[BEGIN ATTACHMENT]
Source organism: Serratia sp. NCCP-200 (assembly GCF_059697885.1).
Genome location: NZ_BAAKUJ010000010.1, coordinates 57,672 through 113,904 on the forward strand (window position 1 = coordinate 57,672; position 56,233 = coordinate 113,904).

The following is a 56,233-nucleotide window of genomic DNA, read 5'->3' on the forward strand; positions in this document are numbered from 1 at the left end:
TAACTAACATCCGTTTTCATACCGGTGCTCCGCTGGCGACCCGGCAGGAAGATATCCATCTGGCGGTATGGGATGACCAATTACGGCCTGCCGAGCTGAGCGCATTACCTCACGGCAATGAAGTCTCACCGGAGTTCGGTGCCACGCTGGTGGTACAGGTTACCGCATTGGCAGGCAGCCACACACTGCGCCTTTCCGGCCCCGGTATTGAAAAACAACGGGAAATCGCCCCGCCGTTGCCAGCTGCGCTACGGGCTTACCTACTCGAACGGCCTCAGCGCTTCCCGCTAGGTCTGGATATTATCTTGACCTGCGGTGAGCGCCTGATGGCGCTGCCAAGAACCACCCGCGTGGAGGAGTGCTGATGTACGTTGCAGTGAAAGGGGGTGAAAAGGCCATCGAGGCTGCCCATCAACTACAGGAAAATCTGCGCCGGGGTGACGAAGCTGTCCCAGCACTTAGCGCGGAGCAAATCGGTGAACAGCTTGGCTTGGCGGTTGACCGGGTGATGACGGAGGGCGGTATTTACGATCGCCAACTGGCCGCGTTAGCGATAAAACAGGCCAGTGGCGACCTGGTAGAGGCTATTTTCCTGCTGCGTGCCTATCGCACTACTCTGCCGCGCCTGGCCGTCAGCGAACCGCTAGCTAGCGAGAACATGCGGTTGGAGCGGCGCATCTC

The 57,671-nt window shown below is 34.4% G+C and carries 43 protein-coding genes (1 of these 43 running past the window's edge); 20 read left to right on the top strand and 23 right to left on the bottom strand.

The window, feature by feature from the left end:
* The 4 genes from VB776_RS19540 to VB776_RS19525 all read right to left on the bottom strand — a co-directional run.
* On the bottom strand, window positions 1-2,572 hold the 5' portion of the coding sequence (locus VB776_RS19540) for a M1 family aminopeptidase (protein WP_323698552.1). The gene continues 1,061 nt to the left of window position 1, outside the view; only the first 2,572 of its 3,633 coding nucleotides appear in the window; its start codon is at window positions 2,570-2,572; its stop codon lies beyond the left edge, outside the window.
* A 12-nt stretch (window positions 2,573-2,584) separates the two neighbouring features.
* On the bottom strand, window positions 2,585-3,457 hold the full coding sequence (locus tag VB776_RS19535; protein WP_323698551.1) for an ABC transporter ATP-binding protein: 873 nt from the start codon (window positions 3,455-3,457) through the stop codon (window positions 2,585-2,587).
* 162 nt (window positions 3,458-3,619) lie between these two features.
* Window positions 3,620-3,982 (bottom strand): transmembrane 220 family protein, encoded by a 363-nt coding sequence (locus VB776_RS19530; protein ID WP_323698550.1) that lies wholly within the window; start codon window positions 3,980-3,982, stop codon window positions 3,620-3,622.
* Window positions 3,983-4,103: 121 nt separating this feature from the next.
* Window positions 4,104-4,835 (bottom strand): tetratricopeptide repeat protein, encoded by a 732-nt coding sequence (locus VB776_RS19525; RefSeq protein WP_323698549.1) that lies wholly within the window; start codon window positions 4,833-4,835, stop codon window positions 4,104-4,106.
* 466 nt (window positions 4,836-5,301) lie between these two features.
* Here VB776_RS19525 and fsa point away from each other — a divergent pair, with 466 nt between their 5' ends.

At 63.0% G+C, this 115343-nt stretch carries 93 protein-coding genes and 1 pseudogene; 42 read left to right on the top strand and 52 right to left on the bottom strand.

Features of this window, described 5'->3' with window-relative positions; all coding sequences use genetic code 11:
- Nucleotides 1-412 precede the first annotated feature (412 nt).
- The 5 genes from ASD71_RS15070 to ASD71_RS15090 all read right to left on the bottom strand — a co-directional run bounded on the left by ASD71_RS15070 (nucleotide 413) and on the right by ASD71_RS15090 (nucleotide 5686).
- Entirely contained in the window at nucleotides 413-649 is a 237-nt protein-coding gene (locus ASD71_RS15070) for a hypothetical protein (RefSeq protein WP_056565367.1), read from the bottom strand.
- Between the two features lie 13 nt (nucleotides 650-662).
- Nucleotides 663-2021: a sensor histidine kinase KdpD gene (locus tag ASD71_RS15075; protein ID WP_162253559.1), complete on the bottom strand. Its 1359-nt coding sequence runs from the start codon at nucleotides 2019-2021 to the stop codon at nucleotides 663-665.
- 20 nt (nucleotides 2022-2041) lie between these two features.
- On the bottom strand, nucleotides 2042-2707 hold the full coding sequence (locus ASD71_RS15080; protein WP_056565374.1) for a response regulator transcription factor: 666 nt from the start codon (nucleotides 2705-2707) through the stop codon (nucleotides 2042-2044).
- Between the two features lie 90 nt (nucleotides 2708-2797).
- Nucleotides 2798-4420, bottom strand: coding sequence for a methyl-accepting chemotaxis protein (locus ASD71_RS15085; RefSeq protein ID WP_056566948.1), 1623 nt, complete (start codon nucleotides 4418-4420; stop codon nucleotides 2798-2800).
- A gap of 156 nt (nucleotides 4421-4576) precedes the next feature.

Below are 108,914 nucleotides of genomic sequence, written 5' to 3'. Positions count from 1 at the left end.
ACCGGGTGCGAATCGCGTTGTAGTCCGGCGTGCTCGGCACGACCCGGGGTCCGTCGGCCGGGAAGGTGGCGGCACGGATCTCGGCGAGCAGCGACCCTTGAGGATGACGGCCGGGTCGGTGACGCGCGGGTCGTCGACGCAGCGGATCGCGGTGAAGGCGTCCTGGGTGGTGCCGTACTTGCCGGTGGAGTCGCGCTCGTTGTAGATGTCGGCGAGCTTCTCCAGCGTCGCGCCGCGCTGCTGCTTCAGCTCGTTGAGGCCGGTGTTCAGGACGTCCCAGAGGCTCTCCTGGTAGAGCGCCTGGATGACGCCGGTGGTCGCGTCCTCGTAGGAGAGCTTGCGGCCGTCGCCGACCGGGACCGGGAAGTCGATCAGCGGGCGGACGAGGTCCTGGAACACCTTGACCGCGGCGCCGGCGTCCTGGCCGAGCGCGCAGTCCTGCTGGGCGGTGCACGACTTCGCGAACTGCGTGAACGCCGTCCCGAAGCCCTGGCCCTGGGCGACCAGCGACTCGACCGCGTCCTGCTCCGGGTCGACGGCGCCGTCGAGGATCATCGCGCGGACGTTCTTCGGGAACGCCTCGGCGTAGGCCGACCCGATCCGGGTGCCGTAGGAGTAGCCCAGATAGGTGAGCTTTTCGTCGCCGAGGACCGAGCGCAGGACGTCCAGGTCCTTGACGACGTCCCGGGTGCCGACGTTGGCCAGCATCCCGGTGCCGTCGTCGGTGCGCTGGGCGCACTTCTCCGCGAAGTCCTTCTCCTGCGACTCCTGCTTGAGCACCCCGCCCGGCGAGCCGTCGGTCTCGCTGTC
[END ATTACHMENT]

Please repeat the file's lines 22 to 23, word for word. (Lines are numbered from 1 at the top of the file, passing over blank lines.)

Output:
- Between the two features lie 13 nt (nucleotides 650-662).
- Nucleotides 663-2021: a sensor histidine kinase KdpD gene (locus tag ASD71_RS15075; protein ID WP_162253559.1), complete on the bottom strand. Its 1359-nt coding sequence runs from the start codon at nucleotides 2019-2021 to the stop codon at nucleotides 663-665.